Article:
SHARPSHOOTERS at RAF St Mawgan had an unusual enemy in their crosshairs this week – the Cornish Pirates rugby team.
The squad spent a day training with the Air Force regiment, comparing brains and brawn and finally facing off in a tactical ‘laser-tag’ battle.
The activity sees teams hunt each other with laser-firing rifles, with all combatants wearing battery packs that light up and bleep when a shot hits its mark.
By the end of the day, the two teams concluded that there were many similarities between military and rugby training.
Ian Davies, the Pirates coach, said: “The day was great value, and, as expected concentrated on core values of leadership, teamwork, problem solving and concentration. We obviously prize these principles in rugby, but having an opportunity to test the guys outside of their own environment made for an interesting day, and helped identify some new potential from unexpected areas.
“It was no surprise to see such synergy between the military training and rugby training.”
Corporal Sam Hunt added: “The Cornish Pirates visit was a huge success and has solidified a fantastic working relationship.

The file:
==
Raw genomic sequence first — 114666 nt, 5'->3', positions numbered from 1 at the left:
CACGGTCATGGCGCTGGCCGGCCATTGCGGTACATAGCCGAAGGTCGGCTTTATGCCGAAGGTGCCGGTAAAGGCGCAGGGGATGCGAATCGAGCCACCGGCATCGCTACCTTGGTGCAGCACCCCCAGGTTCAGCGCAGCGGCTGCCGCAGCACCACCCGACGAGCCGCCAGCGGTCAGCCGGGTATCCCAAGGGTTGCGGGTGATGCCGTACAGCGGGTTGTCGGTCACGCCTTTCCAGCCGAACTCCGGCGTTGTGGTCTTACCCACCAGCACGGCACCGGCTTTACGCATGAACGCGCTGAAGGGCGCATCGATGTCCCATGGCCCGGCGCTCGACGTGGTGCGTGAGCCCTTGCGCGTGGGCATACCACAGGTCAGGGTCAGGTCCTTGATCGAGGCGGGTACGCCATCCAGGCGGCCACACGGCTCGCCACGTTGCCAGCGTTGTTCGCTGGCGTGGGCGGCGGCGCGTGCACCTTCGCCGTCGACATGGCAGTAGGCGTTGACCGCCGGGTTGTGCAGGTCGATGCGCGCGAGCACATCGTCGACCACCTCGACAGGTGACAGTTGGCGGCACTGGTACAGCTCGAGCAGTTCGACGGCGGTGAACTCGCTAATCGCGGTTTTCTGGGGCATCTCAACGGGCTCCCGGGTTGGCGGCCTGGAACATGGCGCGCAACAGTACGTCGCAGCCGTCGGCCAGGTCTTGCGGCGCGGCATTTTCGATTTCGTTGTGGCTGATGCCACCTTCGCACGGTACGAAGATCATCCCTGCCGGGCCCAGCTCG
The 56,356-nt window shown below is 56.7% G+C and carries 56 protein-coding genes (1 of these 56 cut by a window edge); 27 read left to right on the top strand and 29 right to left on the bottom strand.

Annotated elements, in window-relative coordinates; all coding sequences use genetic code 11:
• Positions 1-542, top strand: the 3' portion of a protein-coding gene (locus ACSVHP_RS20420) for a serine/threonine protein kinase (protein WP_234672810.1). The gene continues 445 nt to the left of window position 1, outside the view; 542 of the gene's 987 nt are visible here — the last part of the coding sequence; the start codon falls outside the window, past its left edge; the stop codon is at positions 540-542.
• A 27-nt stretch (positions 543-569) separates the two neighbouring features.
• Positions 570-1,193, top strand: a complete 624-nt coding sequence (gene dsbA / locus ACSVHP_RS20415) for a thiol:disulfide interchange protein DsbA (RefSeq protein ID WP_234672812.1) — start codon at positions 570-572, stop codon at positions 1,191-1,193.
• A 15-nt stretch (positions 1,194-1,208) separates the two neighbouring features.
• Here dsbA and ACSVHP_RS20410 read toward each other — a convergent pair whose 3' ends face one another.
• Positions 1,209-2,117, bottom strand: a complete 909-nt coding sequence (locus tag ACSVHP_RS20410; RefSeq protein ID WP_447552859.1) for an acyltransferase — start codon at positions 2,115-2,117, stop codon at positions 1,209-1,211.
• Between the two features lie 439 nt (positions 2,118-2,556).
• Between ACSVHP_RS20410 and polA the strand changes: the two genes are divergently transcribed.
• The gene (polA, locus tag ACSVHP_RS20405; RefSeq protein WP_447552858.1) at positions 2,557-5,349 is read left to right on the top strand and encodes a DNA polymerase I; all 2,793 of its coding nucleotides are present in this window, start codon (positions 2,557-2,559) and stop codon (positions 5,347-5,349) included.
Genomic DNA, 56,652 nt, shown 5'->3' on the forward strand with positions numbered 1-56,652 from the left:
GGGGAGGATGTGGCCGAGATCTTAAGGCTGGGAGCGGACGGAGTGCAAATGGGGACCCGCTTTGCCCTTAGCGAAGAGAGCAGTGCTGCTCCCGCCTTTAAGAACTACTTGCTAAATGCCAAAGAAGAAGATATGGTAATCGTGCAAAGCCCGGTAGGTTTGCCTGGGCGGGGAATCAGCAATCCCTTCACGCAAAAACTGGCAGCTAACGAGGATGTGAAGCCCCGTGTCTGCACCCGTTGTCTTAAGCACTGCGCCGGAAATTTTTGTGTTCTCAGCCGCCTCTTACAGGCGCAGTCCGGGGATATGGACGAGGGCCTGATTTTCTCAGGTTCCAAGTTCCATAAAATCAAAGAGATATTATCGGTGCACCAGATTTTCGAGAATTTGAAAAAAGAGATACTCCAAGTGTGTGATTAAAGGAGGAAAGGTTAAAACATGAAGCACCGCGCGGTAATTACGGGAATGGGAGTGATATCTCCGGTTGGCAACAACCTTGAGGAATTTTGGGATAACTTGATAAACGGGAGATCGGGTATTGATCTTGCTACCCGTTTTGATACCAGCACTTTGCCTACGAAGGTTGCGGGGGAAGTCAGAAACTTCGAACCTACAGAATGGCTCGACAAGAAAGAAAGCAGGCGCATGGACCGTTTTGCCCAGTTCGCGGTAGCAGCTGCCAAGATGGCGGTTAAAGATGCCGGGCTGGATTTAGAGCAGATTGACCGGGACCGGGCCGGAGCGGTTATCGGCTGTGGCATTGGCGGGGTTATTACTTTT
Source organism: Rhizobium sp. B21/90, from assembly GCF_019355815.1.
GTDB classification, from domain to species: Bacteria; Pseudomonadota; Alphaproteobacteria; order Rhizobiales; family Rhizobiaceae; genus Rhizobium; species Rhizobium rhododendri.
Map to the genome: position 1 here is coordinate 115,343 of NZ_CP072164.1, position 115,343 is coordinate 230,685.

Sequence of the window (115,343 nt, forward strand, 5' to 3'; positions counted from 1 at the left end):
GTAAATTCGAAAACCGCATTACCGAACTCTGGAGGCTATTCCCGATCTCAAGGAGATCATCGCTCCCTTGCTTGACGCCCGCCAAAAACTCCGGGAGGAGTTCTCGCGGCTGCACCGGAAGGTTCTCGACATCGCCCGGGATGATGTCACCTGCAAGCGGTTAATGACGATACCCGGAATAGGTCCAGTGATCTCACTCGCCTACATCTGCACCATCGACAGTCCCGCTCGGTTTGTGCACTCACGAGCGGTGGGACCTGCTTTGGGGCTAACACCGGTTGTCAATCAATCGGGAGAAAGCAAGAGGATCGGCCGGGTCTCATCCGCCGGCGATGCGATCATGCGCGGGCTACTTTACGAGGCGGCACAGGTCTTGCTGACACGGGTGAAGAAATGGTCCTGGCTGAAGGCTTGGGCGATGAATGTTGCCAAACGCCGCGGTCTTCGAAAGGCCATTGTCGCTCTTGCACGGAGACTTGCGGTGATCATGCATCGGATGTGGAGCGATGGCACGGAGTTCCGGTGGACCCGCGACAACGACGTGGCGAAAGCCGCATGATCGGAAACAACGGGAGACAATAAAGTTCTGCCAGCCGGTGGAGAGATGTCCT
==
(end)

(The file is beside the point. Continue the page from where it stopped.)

“The receptiveness, enthusiasm and vigour of the squad when participating in military team building skills made them an absolute pleasure to work with and we are excited to be hosting them again later in the year for a two day visit.”
The ‘laser-tag’ session was held in an old station building, with plenty of places to hide, and proved a valuable insight into military tactics for the rugby players.
Flight sergeant Dan Boswell said: “There is a time to act and a time to consider; the secret is doing the right one at the right time. These exercises also show that despite a common aim, in a group task, someone has to determine who has specific responsibilities for a specific action as it is usually not wise to allow everyone to try to do everything – the sure way to failure on the pitch and on the battleground.”
Matt Evans, a Cornish Pirate and a Canadian Rugby International, added: “I really enjoyed the laser exercise. It seemed to be all about situational awareness and correct positioning; but the whole day has shown good practical rugby lessons, but in a different context.”
Wing Commander Philip Lamb, station commander at RAF St Mawgan, said: “I’m delighted to welcome people ‘behind the wire’ here at St Mawgan. The RAF belongs to the people, and we have a duty to remain a key and influential part of the community. We, the military, have a lot more in common with the Pirates than you might imagine and we can and should learn from each other.”